Thu, May 06, 2010
World > Europe > 2010 Britain's election

British PM calls pensioner "bigot," sends election campaign into crisis

2010-04-29 10:55:21 GMT2010-04-29 18:55:21 (Beijing Time)  Xinhua English

LONDON, April 29 (Xinhua) -- British Prime Minister Gordon Brown on Wednesday plunged into crisis his campaign to win the general election on May 6, with an unguarded comment branding a 65-year-old woman who he had just talked with as "a bigot."

Brown, whose Labor party is trailing third in many polls, met the pensioner Gillian Duffy as he campaigned in a northern town. With a pack of journalists around them, Duffy questioned Brown about his policies and issues she felt strongly about.

After identifying herself as a Labor supporter who was ashamed of the party, she tackled Brown on one of the most popular issues in the election campaign, immigration.

"You can't say anything about the immigrants ... but there's all these Eastern Europeans coming in, where are they flocking from?" she asked.

Brown replied calmly, "A million people have come from Europe, but a million British people have gone into Europe."

He handled the other questions well, and seemed pleased with the encounter, and even put his arm around Duffy.

However, once Brown had returned to the safety of his car, he turned to aides and said, "That was a disaster. You should never have put me with that woman," forgetting he was wearing a microphone for TV.

"She's just a sort of bigoted woman," he added.

Brown's comments were still being broadcast live on TV channels by the microphone.

Labor officials tried to swiftly limit the damage. Lord Peter Mandelson, seen as one of the architects behind the electoral success of former Prime Minister Tony Blair in three successive elections, said he had spoken to Brown after the incident.

"There's no justification for it. Politicians are human. Sometimes you say things you simply do not mean. The moment you say it, you regret it, that's what all of us do. He doesn't believe this of Mrs Duffy, he doesn't believe this either in public or in private," Mandelson said.

The recording of what he said was later played to Brown as he gave an interview to a BBC radio program. A photographer captured a weary and unhappy prime minister with his head in his hands as he listened to his words.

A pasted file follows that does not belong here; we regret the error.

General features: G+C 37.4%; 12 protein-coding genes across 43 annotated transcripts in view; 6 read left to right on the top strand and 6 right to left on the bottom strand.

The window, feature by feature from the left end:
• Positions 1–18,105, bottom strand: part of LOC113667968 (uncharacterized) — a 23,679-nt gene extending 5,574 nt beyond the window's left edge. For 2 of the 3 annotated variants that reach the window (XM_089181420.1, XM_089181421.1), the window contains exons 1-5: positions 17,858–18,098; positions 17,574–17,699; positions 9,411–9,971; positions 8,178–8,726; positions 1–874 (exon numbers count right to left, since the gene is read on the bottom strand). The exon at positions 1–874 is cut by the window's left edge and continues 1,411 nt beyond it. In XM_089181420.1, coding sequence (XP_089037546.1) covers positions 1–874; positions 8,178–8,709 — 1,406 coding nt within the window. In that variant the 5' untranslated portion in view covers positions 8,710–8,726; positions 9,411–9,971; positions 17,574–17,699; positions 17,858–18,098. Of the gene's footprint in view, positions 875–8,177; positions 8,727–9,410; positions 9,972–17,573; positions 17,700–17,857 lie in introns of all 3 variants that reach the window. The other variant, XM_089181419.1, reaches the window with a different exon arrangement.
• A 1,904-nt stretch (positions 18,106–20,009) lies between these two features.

He immediately apologized, "I apologize if I said anything like that. I blame myself for what is done. This was me being helpful to the broadcasters with my microphone on."

"I apologize profusely to the lady concerned," he said.

In a bid to further limit damage, Brown abandoned his plans for the afternoon's campaigning and traveled immediately to Duffy's home, where he spent over half an hour making a private apology to her, as the media waited outside.

When he emerged he claimed she had accepted his apology and that he was "a penitent sinner."

There have been similar gaffes in British politics before. The last Conservative Prime Minister John Major once confided with a TV interviewer while they were waiting for interview to start that he thought three members of his cabinet were "complete bastards" because they failed to back his policy on Europe. The indiscretion was caught on sound and became headline news.

Former Labor Deputy Prime Minister John Prescott once punched a protester who threw an egg at him, and his uppercut was caught by TV cameras and photographers. But the incident only served to make Prescott more popular. Brown may not be so lucky.

With only a week to go to the election, many opinion polls put Brown's governing Labor in third place, behind the Liberal Democrats, the third and largely ignored party in British politics for the past 90 years.

The Conservative party are out in front, with several polls showing their strength increasing, but not to the extent that they are due to win an outright majority in the election next week.

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